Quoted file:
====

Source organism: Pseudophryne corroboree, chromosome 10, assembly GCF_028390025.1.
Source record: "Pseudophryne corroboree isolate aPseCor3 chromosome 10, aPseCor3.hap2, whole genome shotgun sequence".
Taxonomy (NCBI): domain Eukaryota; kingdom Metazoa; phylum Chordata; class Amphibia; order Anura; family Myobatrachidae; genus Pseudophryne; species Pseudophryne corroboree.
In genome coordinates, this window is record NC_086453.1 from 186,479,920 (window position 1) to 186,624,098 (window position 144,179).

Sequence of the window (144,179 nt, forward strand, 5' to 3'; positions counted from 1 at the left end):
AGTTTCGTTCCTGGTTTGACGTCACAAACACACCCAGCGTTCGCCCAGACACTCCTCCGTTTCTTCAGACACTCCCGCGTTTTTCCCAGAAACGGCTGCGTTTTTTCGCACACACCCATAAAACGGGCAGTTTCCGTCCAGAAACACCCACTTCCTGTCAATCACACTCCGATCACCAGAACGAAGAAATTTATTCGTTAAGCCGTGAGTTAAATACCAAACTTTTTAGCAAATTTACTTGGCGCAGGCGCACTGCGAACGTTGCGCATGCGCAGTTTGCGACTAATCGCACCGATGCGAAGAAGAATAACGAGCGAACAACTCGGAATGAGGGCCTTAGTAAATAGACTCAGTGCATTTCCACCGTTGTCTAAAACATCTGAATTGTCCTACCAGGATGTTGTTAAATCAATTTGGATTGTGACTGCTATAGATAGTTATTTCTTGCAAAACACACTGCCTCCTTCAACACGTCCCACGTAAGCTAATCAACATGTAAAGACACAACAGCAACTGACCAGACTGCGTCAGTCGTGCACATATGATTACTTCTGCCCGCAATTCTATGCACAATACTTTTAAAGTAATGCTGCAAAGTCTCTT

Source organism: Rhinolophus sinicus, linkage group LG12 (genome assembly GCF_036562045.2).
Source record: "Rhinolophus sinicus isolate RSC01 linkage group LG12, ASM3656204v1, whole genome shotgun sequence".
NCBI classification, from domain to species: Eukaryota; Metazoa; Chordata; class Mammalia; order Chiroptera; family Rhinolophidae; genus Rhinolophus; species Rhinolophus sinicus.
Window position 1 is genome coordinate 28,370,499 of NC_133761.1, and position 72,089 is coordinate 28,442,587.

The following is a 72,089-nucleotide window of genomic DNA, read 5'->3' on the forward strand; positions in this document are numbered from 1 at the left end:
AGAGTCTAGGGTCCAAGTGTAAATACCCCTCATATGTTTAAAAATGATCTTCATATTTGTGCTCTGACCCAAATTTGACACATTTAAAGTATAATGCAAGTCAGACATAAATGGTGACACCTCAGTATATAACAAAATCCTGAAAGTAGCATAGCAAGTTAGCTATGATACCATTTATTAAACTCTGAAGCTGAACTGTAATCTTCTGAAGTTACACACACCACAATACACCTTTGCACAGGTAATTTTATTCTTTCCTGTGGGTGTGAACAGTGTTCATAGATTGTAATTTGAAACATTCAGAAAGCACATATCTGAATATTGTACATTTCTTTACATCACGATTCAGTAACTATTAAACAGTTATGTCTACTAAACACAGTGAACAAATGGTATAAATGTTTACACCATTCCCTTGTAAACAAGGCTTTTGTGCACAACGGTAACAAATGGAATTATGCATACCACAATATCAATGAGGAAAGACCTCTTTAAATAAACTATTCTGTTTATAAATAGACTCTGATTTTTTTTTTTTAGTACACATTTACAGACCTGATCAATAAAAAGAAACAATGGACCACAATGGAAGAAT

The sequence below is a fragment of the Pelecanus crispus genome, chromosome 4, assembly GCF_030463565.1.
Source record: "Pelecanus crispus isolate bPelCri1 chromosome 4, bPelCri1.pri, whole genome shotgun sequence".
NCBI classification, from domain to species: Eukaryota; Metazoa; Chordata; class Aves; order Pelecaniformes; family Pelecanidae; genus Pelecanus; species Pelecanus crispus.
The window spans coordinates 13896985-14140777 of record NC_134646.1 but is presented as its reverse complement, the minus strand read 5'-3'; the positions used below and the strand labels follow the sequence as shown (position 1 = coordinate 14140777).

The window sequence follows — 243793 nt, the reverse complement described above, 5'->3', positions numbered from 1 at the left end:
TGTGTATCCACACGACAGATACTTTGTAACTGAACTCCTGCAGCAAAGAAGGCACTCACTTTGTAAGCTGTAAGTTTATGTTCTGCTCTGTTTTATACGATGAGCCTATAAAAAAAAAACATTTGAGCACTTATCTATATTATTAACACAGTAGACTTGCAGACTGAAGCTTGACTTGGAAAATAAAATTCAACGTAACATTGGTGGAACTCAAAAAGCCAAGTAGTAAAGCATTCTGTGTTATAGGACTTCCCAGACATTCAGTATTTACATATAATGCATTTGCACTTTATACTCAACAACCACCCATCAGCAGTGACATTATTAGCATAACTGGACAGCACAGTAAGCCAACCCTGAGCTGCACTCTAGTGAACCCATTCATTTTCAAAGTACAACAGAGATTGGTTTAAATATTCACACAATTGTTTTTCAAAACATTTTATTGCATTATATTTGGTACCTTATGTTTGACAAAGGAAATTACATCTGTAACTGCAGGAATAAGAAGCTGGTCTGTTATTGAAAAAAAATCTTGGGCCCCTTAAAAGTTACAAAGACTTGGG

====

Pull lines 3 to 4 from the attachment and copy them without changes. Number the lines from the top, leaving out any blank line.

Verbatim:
Taxonomy (NCBI): domain Eukaryota; kingdom Metazoa; phylum Chordata; class Amphibia; order Anura; family Myobatrachidae; genus Pseudophryne; species Pseudophryne corroboree.
In genome coordinates, this window is record NC_086453.1 from 186,479,920 (window position 1) to 186,624,098 (window position 144,179).